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quences as real as itzelf. It cannot be held as an isolated abstraction—all is real, and ends in a real glorification. This chain of facts flows over, in the creed, into the mission of the Spirit, and so into the mystery of the Holy ('atholic Church.


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In the days of Ulrich, Bishop of Augsburg, there lived in the city of Constance by the lake of that name, another Bishop, called Conrad, who was a friend of Clrich, and was like him in piety and good works. He descended from the ancient and distinguished family of the Guelphs, so celebrated thronghout Suabia, and from which, afterwards, grand dukes and powerful kings descended. Althongh, on account of his nobility and possessions he was great and distinguished before the world, he was greater on account of his virtues, for he contended, above all other things, for the righteousness which is of avail before God. The Bishop of Constance recognized the gifts of his spirit and he was appointed Provost. He then showed himself upright in great as well as little things, and accomplished in all Church matters; rich in good counsel, eloquent in words, pious in works, a defender of the poor and protector of the oppressed. But all were surprised that while he seemed to resemble other men in gifts, still he was always the same in love and modesty.

The Bishop of Constance died, and l’lrich, coming from Augsburg to bury him, found the whole city and country full of sorrow. As they all knew Urich as a wise man, they asked that he would advise them as to a successor of the deceased. Ulrich then collected the priests and people and said: - Select Provost Conrad, his conduct is unblamable, he is a Bishop such as the Apostle describes." Then they all cried with one voice: “ God has given us a Bishop in accordance with our desire and prayer.” This occurred in 934.

Conrad was a true Bishop, as Ulrich had predicted, and the poor praised him as their true father. For, out of his own means, he built a hospital in the city, with free beds for twelve poor persons, and to every needy one apply. ing there, entrance was granted, and he found food and drink, help and counsel. He also built churches, and established priests in new locations; no where sparing his own wealth, but giving with a free hand.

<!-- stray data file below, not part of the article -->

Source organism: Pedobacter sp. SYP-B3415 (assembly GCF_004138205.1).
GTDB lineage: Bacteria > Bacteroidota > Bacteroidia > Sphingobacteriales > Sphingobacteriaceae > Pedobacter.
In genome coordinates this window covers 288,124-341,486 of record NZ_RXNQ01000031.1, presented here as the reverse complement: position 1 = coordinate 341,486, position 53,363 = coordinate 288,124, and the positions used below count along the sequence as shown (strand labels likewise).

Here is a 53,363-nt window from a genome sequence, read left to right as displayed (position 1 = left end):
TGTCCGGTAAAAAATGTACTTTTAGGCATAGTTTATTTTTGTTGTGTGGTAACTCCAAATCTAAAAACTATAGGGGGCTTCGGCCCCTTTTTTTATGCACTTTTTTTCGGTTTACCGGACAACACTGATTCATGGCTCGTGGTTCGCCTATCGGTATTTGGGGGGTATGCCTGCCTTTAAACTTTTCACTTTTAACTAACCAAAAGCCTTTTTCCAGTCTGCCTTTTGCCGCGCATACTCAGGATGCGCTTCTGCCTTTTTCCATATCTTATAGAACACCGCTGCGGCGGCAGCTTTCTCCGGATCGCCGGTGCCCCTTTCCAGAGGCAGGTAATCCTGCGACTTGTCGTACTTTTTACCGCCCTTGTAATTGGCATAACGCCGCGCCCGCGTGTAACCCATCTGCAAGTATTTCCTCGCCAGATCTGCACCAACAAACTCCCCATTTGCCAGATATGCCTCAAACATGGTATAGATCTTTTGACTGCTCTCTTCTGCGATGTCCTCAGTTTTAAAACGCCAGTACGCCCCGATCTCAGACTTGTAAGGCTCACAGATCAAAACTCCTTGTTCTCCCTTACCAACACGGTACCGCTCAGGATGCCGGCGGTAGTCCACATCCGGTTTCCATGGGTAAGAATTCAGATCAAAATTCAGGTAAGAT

After he had organized every thing, a great longing seized him to see with his own eyes the land of promise, and he crossed the sea and travelled toward Jerusalem. There, he wandered over places where first the patri

archs wandered, and the prophets of the Old Testament prophesied; and where the Saviour of the world died upon the cross. When he had seen all, strengthened in his faith, he returned to his fatherland. Again at home, he directed and governed as before in love and uprightness. Among all the Bishops he had no truer friend than Ulrich of Augsburg. They lived together like brothers, took counsel as to the welfare of their churches, and edified one another by conversation. Conrad often travelled to Augsburg, and Ulrich returned his visit by coming to Constance.

Being one day in Constance together, they went down the Rhine to Laufen, not far from the city of Schaffhausen. Laufen was a strong citadel, on the bank of the river. Even to this day a great curiosity is to be seen there. There is.a great waterfall, where the waters of the Rhine plunge down a deep precipice, and the earth shakes from the force of the fall; while the thunder of the fall and the surging of the wild stream are heard day and night over the country. The foaming waves bubble up as white as the flakes of new-fallen sngw; while at night they seem like fiery sparks from the stream. The two Bishops stood at this place, and their hearts were filled with a deep feeling of awe at the greatness of God as shown in his works. And, as they looked down into the boiling waters, they saw two birds that were circling around the rocks against which the waves broke, and were fluttering in anguish here and there. Soon they were hurled by the rushing waters into the depths; again they arose from the foam, and, in this manner, fought the power of the stream for some time. At this sight, one might well think of man and his immortal soul, how he struggles and contends with the world and with the current of sin and evil. The two Bishops, however, thought of the souls of the departed, and retired to pray. When they returned to their previous point of view, and looked down the precipice, the birds had disappeared from view, and Conrad and Ulrich turned back, each to his own city. These two lived many a year together as friends and faithful co-laborers in the vineyard of the Lord. When Ulrich was called from this life, Conrad followed him soon after, dying on the 26th of November, A. D. 976.